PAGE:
Ukrainian Orthodox Church strips award from gay soldier due to 'sinful ideology'

A Ukrainian serviceman takes a selfie before the Christmas service in the Assumption Cathedral of the Kyiv Pechersk Lavra on January 7, 2023, amid the Russian Invasion of Ukraine.
A Ukrainian serviceman takes a selfie before the Christmas service in the Assumption Cathedral of the Kyiv Pechersk Lavra on January 7, 2023, amid the Russian Invasion of Ukraine. | Genya Savilov/AFP via Getty Images

The Ukrainian Orthodox Church has revoked an award given to a gay Ukrainian combat medic and soldier celebrating his military combat service over his propagation of "sinful ideology" and denial of God's existence.

In a statement this week, the Ukrainian Orthodox Church — Kyiv Patriarchate confirmed that it had revoked the church award given to Viktor Pylypenko, honoring his sacrifice and love of Ukraine on Feb. 8.

"We thank warrior Victor Pilipenko (as well as all our defenders for defending our liberty and territorial integrity) for his military service, but we do not divide his sinful likeness and LGBT agitation," the statement reads.

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"We inform that due to open propaganda of sinful ideology and the denial of the existence of God, consider the church award to Victor Pilipenko from 08.02.2024 Order no. 27468 — revoked."

Pylypenko served in the battle to fight off Russia's invasion, which began about two years ago. The church said that Pylypenko was submitted for the award by "his fellow soldiers from the combat unit of the heroic 72nd Brigade of the Black Zaporozhye." Pylypenko founded a charity called LGBT+ Military, advocating for and supporting LGBT soldiers and veterans.

"Soldier Victor Pilipenko received a thank you from the Church, exclusively as a defender of Ukraine, not as an LGBT activist," the statement stressed. "Patriarch Filaret did not personally award the Pilipenkoví medal and did not know about his sinful tendencies."

Although the UOC has historic ties to the Russian Orthodox Church, it severed its ties with the Moscow Patriarchate in 2022 in opposition to the Russian invasion.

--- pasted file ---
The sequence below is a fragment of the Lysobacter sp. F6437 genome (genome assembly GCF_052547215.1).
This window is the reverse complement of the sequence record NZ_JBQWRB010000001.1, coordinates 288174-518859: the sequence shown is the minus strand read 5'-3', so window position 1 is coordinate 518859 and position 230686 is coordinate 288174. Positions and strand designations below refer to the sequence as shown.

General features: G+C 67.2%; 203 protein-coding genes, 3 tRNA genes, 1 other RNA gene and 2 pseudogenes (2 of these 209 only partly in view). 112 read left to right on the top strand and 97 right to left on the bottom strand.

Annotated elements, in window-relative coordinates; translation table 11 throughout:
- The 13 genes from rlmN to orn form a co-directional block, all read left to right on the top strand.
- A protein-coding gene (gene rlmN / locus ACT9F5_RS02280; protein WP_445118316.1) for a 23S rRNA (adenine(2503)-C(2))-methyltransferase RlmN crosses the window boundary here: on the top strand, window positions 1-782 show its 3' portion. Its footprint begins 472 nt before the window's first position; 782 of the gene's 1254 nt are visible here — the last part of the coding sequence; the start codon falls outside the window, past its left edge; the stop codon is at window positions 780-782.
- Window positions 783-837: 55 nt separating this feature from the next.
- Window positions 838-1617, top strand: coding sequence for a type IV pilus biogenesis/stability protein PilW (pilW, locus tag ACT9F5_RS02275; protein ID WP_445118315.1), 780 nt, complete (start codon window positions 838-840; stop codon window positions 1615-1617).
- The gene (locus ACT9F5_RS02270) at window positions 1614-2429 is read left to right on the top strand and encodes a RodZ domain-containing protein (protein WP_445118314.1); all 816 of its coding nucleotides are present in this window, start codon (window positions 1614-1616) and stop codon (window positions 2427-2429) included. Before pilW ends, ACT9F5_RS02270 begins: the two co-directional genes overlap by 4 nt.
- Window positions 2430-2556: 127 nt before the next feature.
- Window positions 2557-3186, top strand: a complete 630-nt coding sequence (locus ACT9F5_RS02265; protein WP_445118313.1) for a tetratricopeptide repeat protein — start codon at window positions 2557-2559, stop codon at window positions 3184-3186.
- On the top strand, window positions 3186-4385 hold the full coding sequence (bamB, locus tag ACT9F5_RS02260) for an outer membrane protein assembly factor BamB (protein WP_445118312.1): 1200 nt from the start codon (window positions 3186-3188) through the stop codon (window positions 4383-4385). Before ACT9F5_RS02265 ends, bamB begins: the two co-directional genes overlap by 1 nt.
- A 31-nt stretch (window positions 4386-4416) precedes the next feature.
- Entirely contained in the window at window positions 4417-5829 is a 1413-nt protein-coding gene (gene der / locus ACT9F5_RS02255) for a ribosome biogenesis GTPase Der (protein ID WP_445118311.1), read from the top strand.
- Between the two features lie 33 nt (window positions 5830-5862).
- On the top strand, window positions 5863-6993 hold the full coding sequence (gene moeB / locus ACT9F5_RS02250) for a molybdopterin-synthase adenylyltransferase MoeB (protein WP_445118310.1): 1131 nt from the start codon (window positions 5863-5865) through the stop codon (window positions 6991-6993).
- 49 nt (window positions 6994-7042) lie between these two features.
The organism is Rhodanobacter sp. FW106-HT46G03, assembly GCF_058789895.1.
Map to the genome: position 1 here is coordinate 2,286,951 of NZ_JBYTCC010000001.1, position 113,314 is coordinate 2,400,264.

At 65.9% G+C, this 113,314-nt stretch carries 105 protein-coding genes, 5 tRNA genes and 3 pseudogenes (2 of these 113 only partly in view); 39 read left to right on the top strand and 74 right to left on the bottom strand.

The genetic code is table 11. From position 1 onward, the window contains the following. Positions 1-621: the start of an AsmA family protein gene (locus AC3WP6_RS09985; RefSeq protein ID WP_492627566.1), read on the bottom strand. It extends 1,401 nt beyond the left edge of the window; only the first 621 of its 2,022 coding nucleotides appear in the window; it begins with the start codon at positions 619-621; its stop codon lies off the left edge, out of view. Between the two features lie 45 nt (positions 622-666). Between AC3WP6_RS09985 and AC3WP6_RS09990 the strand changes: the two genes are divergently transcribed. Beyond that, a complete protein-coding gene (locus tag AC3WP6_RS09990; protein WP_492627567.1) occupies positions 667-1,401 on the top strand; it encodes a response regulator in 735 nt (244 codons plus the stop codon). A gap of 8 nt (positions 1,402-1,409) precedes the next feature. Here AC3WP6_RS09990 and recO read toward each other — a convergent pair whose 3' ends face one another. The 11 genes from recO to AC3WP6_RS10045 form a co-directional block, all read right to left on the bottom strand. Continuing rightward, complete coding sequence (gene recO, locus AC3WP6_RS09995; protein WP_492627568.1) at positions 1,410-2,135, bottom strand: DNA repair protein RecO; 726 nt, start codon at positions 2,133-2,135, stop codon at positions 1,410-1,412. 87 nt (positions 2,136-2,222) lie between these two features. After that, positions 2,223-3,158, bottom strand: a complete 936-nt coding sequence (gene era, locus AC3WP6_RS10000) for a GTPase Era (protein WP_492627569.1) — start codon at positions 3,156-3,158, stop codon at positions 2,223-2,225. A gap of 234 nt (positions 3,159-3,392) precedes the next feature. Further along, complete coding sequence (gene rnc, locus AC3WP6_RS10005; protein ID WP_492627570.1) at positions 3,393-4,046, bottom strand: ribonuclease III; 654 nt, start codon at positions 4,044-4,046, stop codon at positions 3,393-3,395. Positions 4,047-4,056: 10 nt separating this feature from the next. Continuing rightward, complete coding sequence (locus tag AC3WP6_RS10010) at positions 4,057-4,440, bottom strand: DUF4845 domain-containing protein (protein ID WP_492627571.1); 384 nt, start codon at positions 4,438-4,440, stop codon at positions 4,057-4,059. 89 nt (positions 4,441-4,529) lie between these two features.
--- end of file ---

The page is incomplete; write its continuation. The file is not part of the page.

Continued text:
Pylypenko responded to the revocation in a Facebook post.

"Unfortunately, the Insight trial on Mr. Filaret's homophobic statements lasted just in the days when our unit was going through one of the hardest phases of fighting in Donetsk, where I could have been killed and Patriarch Filaret probably wouldn't have known further that he had said such irrational things about me and people like me," he wrote.

"At that time many members of our community were killed, wounded, captured, fighting across the front lines in different units."

Pylypenko told Politico that despite the removal of his award recognition, many of his fellow soldiers have defended him in this ordeal. 

"I received a wave of solidarity with tears in my eyes — because I was already exhausted by years of constant attacks by various right-wing radicals and clerics — day after day when you hear this, no matter how strong you are, it cuts you down," Pylypenko said.

"And suddenly I saw the number of bright people I respect, soldiers who supported and protected me — it was indescribably joyful."

Nicole VanDyke is a reporter for The Christian Post. 

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